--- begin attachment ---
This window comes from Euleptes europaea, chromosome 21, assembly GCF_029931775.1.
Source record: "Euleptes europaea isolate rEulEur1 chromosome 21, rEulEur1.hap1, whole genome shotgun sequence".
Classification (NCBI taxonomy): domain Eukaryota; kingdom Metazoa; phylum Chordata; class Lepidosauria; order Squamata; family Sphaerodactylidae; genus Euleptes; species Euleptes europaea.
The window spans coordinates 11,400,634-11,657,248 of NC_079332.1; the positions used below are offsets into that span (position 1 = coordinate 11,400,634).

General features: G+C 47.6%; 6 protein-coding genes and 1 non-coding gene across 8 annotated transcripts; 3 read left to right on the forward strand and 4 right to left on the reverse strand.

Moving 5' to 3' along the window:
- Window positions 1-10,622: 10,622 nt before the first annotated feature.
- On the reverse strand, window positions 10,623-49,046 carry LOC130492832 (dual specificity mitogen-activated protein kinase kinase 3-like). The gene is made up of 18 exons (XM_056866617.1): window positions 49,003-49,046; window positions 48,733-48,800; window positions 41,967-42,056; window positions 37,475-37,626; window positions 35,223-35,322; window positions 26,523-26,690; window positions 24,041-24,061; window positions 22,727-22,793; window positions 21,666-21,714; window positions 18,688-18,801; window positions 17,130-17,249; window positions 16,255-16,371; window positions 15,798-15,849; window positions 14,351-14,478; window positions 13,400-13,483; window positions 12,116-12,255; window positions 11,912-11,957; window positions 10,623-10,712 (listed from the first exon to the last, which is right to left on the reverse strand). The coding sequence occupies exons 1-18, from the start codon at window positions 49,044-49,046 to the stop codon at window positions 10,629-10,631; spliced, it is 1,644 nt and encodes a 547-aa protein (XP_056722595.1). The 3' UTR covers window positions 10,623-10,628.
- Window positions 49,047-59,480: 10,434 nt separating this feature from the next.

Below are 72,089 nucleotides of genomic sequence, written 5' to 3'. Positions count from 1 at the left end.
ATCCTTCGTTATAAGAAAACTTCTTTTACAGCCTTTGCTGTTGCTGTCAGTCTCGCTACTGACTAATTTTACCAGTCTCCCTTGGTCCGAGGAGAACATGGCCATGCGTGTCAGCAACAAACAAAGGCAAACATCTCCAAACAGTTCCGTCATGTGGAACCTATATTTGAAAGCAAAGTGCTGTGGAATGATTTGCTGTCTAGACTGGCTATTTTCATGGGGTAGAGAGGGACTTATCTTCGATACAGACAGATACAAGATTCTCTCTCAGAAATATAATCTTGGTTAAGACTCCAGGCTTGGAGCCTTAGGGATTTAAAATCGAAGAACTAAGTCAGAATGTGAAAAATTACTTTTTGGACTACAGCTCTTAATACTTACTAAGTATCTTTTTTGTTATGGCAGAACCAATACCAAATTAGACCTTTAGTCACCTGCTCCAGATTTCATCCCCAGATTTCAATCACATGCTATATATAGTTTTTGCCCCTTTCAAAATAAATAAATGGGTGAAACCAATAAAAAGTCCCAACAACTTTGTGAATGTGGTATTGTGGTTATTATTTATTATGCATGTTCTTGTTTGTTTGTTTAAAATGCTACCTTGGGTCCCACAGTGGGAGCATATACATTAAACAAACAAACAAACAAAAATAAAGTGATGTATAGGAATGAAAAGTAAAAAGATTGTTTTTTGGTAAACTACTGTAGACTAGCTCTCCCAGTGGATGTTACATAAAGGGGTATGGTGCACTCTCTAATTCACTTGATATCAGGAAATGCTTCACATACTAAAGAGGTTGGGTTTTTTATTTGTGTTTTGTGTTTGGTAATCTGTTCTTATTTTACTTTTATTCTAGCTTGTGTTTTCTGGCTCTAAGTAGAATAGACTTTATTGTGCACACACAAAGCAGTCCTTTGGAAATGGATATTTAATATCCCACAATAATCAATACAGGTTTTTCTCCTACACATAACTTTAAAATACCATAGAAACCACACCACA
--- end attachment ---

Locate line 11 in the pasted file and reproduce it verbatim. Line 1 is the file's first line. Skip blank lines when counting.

ATCCTTCGTTATAAGAAAACTTCTTTTACAGCCTTTGCTGTTGCTGTCAGTCTCGCTACTGACTAATTTTACCAGTCTCCCTTGGTCCGAGGAGAACATGGCCATGCGTGTCAGCAACAAACAAAGGCAAACATCTCCAAACAGTTCCGTCATGTGGAACCTATATTTGAAAGCAAAGTGCTGTGGAATGATTTGCTGTCTAGACTGGCTATTTTCATGGGGTAGAGAGGGACTTATCTTCGATACAGACAGATACAAGATTCTCTCTCAGAAATATAATCTTGGTTAAGACTCCAGGCTTGGAGCCTTAGGGATTTAAAATCGAAGAACTAAGTCAGAATGTGAAAAATTACTTTTTGGACTACAGCTCTTAATACTTACTAAGTATCTTTTTTGTTATGGCAGAACCAATACCAAATTAGACCTTTAGTCACCTGCTCCAGATTTCATCCCCAGATTTCAATCACATGCTATATATAGTTTTTGCCCCTTTCAAAATAAATAAATGGGTGAAACCAATAAAAAGTCCCAACAACTTTGTGAATGTGGTATTGTGGTTATTATTTATTATGCATGTTCTTGTTTGTTTGTTTAAAATGCTACCTTGGGTCCCACAGTGGGAGCATATACATTAAACAAACAAACAAACAAAAATAAAGTGATGTATAGGAATGAAAAGTAAAAAGATTGTTTTTTGGTAAACTACTGTAGACTAGCTCTCCCAGTGGATGTTACATAAAGGGGTATGGTGCACTCTCTAATTCACTTGATATCAGGAAATGCTTCACATACTAAAGAGGTTGGGTTTTTTATTTGTGTTTTGTGTTTGGTAATCTGTTCTTATTTTACTTTTATTCTAGCTTGTGTTTTCTGGCTCTAAGTAGAATAGACTTTATTGTGCACACACAAAGCAGTCCTTTGGAAATGGATATTTAATATCCCACAATAATCAATACAGGTTTTTCTCCTACACATAACTTTAAAATACCATAGAAACCACACCACA